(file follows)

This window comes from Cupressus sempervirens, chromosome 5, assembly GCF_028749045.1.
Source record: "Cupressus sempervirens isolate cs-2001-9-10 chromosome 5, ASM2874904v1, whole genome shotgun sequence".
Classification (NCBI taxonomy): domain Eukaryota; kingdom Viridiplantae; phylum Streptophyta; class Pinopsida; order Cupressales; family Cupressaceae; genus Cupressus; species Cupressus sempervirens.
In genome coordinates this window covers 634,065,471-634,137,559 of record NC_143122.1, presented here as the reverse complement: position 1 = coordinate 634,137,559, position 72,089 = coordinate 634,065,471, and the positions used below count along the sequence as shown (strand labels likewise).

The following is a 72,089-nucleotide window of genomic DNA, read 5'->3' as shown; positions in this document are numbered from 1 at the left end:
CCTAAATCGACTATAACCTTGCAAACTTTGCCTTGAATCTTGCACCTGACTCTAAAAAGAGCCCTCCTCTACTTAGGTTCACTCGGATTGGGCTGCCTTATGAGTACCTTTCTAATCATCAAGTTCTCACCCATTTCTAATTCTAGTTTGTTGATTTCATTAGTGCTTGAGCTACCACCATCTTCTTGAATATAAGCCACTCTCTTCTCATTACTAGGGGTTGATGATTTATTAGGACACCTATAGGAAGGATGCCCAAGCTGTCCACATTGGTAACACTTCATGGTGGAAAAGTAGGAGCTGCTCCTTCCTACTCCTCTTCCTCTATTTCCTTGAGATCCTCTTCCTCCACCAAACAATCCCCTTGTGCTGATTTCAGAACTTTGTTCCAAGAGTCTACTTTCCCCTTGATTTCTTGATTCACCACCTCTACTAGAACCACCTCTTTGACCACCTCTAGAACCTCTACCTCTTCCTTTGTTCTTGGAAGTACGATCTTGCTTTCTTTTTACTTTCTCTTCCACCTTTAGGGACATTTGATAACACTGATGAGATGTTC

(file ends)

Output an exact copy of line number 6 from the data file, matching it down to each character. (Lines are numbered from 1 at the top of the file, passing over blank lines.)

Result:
CCTAAATCGACTATAACCTTGCAAACTTTGCCTTGAATCTTGCACCTGACTCTAAAAAGAGCCCTCCTCTACTTAGGTTCACTCGGATTGGGCTGCCTTATGAGTACCTTTCTAATCATCAAGTTCTCACCCATTTCTAATTCTAGTTTGTTGATTTCATTAGTGCTTGAGCTACCACCATCTTCTTGAATATAAGCCACTCTCTTCTCATTACTAGGGGTTGATGATTTATTAGGACACCTATAGGAAGGATGCCCAAGCTGTCCACATTGGTAACACTTCATGGTGGAAAAGTAGGAGCTGCTCCTTCCTACTCCTCTTCCTCTATTTCCTTGAGATCCTCTTCCTCCACCAAACAATCCCCTTGTGCTGATTTCAGAACTTTGTTCCAAGAGTCTACTTTCCCCTTGATTTCTTGATTCACCACCTCTACTAGAACCACCTCTTTGACCACCTCTAGAACCTCTACCTCTTCCTTTGTTCTTGGAAGTACGATCTTGCTTTCTTTTTACTTTCTCTTCCACCTTTAGGGACATTTGATAACACTGATGAGATGTTC